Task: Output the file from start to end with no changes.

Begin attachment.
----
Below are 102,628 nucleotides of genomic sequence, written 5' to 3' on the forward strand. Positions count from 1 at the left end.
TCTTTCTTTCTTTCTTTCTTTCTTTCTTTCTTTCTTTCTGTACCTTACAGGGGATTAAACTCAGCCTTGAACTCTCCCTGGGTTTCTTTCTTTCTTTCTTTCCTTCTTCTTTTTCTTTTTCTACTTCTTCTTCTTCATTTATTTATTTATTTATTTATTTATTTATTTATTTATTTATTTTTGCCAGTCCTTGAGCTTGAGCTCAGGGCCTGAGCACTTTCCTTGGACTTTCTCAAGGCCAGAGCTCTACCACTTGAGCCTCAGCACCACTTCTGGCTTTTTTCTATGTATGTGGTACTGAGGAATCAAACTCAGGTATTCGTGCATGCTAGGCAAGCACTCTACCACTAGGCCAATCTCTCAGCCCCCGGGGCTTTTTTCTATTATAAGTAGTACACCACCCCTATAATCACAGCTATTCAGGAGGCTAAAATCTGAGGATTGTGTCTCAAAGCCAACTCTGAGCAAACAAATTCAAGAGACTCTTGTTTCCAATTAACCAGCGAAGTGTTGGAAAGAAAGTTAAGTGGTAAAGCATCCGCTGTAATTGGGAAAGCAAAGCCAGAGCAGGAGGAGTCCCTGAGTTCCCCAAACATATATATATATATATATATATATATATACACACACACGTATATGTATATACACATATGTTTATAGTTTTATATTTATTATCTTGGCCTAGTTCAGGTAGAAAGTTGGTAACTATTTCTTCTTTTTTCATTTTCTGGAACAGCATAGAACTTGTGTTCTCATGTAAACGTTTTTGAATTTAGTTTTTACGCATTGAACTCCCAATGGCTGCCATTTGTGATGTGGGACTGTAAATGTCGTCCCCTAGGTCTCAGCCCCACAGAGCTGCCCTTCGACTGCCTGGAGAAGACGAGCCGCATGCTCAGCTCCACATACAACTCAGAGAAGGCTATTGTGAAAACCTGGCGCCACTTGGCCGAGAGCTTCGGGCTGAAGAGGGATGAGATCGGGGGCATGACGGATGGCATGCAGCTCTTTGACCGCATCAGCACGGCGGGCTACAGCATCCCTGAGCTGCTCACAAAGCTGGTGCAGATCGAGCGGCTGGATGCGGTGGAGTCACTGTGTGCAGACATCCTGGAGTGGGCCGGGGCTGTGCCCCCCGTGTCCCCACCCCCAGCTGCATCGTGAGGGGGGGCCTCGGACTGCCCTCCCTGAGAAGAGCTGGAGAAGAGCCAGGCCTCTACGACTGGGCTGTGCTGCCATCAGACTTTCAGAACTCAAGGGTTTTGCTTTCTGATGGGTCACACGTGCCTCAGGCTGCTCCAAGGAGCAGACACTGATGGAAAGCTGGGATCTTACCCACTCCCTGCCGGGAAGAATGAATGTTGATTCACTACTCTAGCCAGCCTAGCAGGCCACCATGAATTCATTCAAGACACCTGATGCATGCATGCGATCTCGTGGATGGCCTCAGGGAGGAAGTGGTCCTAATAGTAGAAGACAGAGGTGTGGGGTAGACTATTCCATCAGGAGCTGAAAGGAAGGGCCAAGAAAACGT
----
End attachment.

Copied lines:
Below are 102,628 nucleotides of genomic sequence, written 5' to 3' on the forward strand. Positions count from 1 at the left end.
TCTTTCTTTCTTTCTTTCTTTCTTTCTTTCTTTCTTTCTGTACCTTACAGGGGATTAAACTCAGCCTTGAACTCTCCCTGGGTTTCTTTCTTTCTTTCTTTCCTTCTTCTTTTTCTTTTTCTACTTCTTCTTCTTCATTTATTTATTTATTTATTTATTTATTTATTTATTTATTTATTTTTGCCAGTCCTTGAGCTTGAGCTCAGGGCCTGAGCACTTTCCTTGGACTTTCTCAAGGCCAGAGCTCTACCACTTGAGCCTCAGCACCACTTCTGGCTTTTTTCTATGTATGTGGTACTGAGGAATCAAACTCAGGTATTCGTGCATGCTAGGCAAGCACTCTACCACTAGGCCAATCTCTCAGCCCCCGGGGCTTTTTTCTATTATAAGTAGTACACCACCCCTATAATCACAGCTATTCAGGAGGCTAAAATCTGAGGATTGTGTCTCAAAGCCAACTCTGAGCAAACAAATTCAAGAGACTCTTGTTTCCAATTAACCAGCGAAGTGTTGGAAAGAAAGTTAAGTGGTAAAGCATCCGCTGTAATTGGGAAAGCAAAGCCAGAGCAGGAGGAGTCCCTGAGTTCCCCAAACATATATATATATATATATATATATATATACACACACACGTATATGTATATACACATATGTTTATAGTTTTATATTTATTATCTTGGCCTAGTTCAGGTAGAAAGTTGGTAACTATTTCTTCTTTTTTCATTTTCTGGAACAGCATAGAACTTGTGTTCTCATGTAAACGTTTTTGAATTTAGTTTTTACGCATTGAACTCCCAATGGCTGCCATTTGTGATGTGGGACTGTAAATGTCGTCCCCTAGGTCTCAGCCCCACAGAGCTGCCCTTCGACTGCCTGGAGAAGACGAGCCGCATGCTCAGCTCCACATACAACTCAGAGAAGGCTATTGTGAAAACCTGGCGCCACTTGGCCGAGAGCTTCGGGCTGAAGAGGGATGAGATCGGGGGCATGACGGATGGCATGCAGCTCTTTGACCGCATCAGCACGGCGGGCTACAGCATCCCTGAGCTGCTCACAAAGCTGGTGCAGATCGAGCGGCTGGATGCGGTGGAGTCACTGTGTGCAGACATCCTGGAGTGGGCCGGGGCTGTGCCCCCCGTGTCCCCACCCCCAGCTGCATCGTGAGGGGGGGCCTCGGACTGCCCTCCCTGAGAAGAGCTGGAGAAGAGCCAGGCCTCTACGACTGGGCTGTGCTGCCATCAGACTTTCAGAACTCAAGGGTTTTGCTTTCTGATGGGTCACACGTGCCTCAGGCTGCTCCAAGGAGCAGACACTGATGGAAAGCTGGGATCTTACCCACTCCCTGCCGGGAAGAATGAATGTTGATTCACTACTCTAGCCAGCCTAGCAGGCCACCATGAATTCATTCAAGACACCTGATGCATGCATGCGATCTCGTGGATGGCCTCAGGGAGGAAGTGGTCCTAATAGTAGAAGACAGAGGTGTGGGGTAGACTATTCCATCAGGAGCTGAAAGGAAGGGCCAAGAAAACGT